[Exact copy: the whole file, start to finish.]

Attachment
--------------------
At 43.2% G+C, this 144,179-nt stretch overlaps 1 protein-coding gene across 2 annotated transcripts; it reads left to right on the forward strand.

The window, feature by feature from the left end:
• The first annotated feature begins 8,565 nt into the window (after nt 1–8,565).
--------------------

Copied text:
At 43.2% G+C, this 144,179-nt stretch overlaps 1 protein-coding gene across 2 annotated transcripts; it reads left to right on the forward strand.

The window, feature by feature from the left end:
• The first annotated feature begins 8,565 nt into the window (after nt 1–8,565).